Volleyball Communication 101: Why Communication is Key to Success

Communication is key in any relationship, but especially on the volleyball court. Learn why we think clear communication is the key to success, and consider some of our useful tips to become a better volleyball player.

 

“A beach volleyball partner is like another marriage, so just like in a relationship, you have to have such a great line of communication,” says Irene Pollock, AVP player and Wilson Advisory Staff Member. 

Teammate communication is imperative– it helps establish what each volleyball partner wants from the other and how to move together on the court. One of the most important things to remember regarding partner communication is that you don’t need to find a partner who communicates exactly like you— keep an open mind! 

Success on the court comes from clear and honest communication. Learn to understand and accept your partner's preferred method of communication and compromise on any glaring differences. 

A lack of communication can lead to quick turnovers. Former AVP player, Michael Brunsting said, “If you do not communicate, easy momentum killing plays is what follows, and volleyball is such a momentum sport, you need to feel like you’re a well oiled machine to really get things going.”

Good communication happens both on and off the court, but it doesn’t happen overnight. Stay persistent— the best partner relationships take a lot of communication from both ends.

 

 

 

Here are 3 tips to better understand and compete with your partner:

1. Over Communicate.

If you feel a certain way about a play or have a warm-up preference, let your teammate know. Even if you think it’s something small, your partner can’t help you unless they know what’s going on.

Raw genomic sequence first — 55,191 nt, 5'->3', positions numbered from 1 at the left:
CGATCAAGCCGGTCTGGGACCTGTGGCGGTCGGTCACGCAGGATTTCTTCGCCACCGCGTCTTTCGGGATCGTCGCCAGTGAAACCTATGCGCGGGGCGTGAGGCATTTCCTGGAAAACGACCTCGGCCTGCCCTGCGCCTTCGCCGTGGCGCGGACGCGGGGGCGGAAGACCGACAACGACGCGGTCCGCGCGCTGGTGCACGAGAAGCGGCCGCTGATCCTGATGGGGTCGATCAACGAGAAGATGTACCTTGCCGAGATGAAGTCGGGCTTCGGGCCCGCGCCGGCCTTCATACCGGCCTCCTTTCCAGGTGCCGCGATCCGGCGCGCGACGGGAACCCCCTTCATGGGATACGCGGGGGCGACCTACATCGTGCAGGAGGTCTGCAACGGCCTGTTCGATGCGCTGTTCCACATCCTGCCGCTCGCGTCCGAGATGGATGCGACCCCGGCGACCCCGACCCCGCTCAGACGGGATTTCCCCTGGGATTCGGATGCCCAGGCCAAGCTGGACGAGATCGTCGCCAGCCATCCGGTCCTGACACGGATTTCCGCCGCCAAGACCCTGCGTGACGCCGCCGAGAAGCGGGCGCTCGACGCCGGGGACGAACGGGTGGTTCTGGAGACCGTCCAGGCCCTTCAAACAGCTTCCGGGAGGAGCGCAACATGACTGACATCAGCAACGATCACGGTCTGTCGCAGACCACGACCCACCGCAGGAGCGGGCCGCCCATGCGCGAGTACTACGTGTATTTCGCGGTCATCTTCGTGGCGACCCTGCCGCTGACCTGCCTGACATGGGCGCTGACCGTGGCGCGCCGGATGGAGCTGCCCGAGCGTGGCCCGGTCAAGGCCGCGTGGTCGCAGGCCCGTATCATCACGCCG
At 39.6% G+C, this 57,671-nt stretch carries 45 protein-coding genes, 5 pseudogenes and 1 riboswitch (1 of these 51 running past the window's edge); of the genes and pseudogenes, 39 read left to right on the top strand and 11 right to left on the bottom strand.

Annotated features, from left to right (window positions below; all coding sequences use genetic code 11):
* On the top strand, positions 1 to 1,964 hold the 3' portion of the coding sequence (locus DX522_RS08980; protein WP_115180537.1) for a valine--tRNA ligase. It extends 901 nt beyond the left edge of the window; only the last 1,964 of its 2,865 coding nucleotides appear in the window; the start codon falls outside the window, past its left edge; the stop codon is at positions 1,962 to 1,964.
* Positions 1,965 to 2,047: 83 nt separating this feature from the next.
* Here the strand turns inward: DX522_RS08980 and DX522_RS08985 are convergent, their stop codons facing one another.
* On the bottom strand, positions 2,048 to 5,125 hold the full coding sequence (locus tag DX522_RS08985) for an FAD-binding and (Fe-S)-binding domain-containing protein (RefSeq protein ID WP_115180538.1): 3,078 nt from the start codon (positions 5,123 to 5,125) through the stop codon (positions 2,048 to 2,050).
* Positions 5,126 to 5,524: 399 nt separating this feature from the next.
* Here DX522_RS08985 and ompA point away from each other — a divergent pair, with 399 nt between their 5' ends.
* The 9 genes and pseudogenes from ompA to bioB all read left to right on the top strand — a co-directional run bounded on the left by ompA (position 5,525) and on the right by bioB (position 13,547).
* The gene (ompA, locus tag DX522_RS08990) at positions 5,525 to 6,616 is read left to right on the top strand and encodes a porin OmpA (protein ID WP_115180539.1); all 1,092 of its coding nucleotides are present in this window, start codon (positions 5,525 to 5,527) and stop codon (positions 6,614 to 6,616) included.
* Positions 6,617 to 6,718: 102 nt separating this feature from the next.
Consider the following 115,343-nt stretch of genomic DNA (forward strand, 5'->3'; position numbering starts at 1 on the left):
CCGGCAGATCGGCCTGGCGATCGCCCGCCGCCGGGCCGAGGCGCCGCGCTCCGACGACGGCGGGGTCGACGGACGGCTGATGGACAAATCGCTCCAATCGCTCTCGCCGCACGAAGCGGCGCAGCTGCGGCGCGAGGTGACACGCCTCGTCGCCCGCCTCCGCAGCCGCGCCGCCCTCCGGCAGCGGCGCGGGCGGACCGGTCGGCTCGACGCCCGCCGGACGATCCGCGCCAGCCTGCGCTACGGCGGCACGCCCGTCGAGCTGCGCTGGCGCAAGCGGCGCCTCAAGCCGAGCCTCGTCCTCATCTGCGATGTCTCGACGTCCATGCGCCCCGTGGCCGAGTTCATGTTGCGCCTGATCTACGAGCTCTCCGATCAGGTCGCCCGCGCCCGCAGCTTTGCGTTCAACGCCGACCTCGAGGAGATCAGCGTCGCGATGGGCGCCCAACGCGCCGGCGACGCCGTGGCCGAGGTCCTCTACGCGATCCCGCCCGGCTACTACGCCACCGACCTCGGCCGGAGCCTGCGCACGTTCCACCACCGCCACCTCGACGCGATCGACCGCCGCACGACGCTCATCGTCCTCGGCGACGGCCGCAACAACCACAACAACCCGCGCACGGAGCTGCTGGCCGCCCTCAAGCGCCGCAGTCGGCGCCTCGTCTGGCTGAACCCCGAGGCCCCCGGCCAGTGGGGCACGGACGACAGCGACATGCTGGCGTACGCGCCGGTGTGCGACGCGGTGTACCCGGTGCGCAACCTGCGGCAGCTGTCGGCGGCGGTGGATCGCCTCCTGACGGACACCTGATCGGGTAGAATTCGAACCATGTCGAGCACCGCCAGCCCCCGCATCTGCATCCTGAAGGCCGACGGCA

2. Always be asking questions.

Make sure you understand what your teammate likes and doesn’t like– if you don’t know, ask them.

Here are some questions to consider: 

  • Do you want to call the ball in or out or do you expect me to know what your next move is going to be? 
  • What kind of set does your partner like? High and tight? Low? 
  • What time do you want to arrive to practice? And when you arrive, what is each partner's preferred warm-up? 
  • Who goes for the middle ball? 
  • How does your partner want to be addressed when they are down? Do they want encouragement? Stern or gentle? 
  • What is your partner like at practice vs. in a match? Are they the same person or different? 

 

3. Be clear and direct.

Cut to the chase. Don’t waste time and tell your partner what they need to hear– this will help you guys perform your best as a unit. Tell your volleyball partner where you are and where you want the ball to be as they prepare to set it.

To learn more about how to better your game, head to our Wilson Volleyball Channel and follow us on Instagram to find other volleyball tips from the best in the game.

Updated September 30, 2022